I don’t think I’ve ever seen a school as beautiful as this one. Nestled in a valley between coffee and sugarcane plantations, it’s not at all unusual to see a family of cows wander by the classroom window. The classrooms are simple but comfortable; one even replaces chairs with hammocks.
We get there every morning around 8:00 when the bus we meet in Carrillos drops us off outside the gate. Each week we’re assigned a new teacher and a new classroom. The classes are so relaxed and the teachers are friendly, making everyone feel right at home even though we’re thousands of miles away from our hometowns. One of the first days we’re there, we take a break from studying to wander through the school’s gardens.
It’s time for our lesson on “plantas medicinales,” a huge part of Costa Rican tradition. Minor, the gardener, tells us how most Costa Ricans turn to the garden before they call the doctor. Every plant has some use, like the “sleeping plant” that folds its tiny leaves in when touched. It’s used to treat insomnia.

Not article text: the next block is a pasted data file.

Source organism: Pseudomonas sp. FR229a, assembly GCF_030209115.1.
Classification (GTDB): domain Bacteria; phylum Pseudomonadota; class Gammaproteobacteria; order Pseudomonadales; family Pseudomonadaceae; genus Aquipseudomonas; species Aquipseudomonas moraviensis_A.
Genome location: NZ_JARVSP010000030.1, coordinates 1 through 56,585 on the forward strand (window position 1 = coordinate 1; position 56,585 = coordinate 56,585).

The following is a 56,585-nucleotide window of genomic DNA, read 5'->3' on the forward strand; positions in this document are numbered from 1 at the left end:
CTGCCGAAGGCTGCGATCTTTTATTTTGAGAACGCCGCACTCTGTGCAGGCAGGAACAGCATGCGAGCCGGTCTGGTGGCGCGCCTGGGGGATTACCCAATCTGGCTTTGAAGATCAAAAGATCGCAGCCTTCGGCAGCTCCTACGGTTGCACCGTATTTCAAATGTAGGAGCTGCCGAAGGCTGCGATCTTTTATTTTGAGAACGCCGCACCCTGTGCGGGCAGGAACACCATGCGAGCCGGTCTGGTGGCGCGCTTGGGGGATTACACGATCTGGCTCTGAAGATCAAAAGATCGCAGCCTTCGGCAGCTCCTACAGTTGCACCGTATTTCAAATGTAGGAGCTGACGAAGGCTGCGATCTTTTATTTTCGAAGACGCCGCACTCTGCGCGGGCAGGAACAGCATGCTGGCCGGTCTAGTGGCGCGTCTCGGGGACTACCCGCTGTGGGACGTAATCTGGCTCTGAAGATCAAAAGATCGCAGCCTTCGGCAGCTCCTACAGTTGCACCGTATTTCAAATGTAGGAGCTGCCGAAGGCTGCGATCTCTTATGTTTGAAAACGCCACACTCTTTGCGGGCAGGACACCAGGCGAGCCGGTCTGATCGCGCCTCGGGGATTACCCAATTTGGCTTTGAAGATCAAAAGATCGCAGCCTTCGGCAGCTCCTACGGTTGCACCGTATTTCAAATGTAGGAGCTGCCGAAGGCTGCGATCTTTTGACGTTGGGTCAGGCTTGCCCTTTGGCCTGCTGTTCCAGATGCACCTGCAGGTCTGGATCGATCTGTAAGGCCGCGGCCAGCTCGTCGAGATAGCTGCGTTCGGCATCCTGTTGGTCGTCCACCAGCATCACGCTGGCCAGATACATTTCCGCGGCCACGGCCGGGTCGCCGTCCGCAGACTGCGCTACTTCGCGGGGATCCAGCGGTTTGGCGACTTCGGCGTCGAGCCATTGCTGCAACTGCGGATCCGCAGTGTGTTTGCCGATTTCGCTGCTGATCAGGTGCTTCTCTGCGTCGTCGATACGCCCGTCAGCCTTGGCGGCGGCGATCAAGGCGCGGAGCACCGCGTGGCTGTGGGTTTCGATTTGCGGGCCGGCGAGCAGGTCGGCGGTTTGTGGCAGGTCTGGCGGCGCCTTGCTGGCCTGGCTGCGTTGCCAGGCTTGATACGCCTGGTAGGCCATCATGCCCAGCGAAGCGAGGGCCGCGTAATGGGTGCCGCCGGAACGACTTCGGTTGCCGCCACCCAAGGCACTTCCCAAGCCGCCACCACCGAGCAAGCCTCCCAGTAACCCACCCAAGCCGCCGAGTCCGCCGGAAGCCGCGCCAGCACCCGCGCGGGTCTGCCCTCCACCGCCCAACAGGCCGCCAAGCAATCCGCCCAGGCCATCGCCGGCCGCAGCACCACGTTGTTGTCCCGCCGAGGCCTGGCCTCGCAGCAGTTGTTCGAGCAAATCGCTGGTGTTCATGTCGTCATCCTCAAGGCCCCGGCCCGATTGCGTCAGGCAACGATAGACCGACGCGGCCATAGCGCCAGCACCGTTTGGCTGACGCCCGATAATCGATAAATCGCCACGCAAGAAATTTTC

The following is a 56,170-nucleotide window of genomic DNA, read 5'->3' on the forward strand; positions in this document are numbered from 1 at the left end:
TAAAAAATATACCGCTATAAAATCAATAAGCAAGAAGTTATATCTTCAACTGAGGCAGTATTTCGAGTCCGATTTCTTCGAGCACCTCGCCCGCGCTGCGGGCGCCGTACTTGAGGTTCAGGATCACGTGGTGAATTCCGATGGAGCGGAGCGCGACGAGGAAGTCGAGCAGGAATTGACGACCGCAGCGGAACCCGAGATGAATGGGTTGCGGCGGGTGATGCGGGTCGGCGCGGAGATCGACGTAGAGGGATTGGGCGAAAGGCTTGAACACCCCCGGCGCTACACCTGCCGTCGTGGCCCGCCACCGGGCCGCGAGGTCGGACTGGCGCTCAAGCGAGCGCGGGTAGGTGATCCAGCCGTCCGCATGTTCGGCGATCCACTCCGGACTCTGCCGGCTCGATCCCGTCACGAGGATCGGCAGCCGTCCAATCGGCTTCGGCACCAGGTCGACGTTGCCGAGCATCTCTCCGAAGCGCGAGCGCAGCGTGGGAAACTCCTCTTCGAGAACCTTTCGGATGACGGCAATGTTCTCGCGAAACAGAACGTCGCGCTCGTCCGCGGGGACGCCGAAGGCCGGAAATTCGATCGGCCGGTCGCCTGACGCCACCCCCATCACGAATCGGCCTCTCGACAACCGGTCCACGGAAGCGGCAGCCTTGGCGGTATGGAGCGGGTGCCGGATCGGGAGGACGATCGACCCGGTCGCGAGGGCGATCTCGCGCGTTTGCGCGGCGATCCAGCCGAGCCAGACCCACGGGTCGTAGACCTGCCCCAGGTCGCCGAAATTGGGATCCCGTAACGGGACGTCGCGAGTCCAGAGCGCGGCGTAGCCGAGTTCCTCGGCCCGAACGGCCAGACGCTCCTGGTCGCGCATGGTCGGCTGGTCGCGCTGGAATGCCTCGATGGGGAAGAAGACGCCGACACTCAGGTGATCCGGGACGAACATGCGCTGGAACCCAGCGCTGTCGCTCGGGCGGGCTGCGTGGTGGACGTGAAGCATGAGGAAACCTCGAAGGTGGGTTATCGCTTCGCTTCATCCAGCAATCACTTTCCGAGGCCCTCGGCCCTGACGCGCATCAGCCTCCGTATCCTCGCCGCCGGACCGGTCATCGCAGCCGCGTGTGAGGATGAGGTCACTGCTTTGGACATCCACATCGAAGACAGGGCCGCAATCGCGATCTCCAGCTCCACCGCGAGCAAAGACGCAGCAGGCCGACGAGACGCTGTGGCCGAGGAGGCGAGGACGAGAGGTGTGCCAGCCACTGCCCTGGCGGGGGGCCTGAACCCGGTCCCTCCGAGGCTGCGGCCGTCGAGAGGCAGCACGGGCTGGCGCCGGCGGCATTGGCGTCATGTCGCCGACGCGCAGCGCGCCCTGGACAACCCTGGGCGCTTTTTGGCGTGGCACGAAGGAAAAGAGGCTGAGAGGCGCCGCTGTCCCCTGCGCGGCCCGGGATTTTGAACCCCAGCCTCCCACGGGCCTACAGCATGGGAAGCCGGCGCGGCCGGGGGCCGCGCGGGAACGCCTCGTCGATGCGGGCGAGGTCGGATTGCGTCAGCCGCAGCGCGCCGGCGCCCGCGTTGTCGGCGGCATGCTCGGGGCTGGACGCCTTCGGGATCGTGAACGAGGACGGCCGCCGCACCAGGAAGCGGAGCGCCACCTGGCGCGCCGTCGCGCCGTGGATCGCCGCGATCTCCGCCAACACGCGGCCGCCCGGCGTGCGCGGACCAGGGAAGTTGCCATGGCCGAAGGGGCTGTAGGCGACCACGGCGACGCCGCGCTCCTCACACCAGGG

Most days, the first half of class is spent learning about the Preterit tense (among others) or Spanish grammar. Then after a twenty minute break, usually spent chilling in the hammocks, we learn about some aspect of Costa Rican cultures. From legends to slang, food to traditional games, the school fully immerses us in all aspects of their culture.
The school is one of the best parts of my trip so far. The people are warm and welcoming, with the typical Tico friendliness, and I’m learning more than I’ve ever learned during summer vacation. The campus is like a paradise with its sprawling gardens and panoramic views of the mountains. I don’t know how I’ll be able to go home to Wisconsin now.
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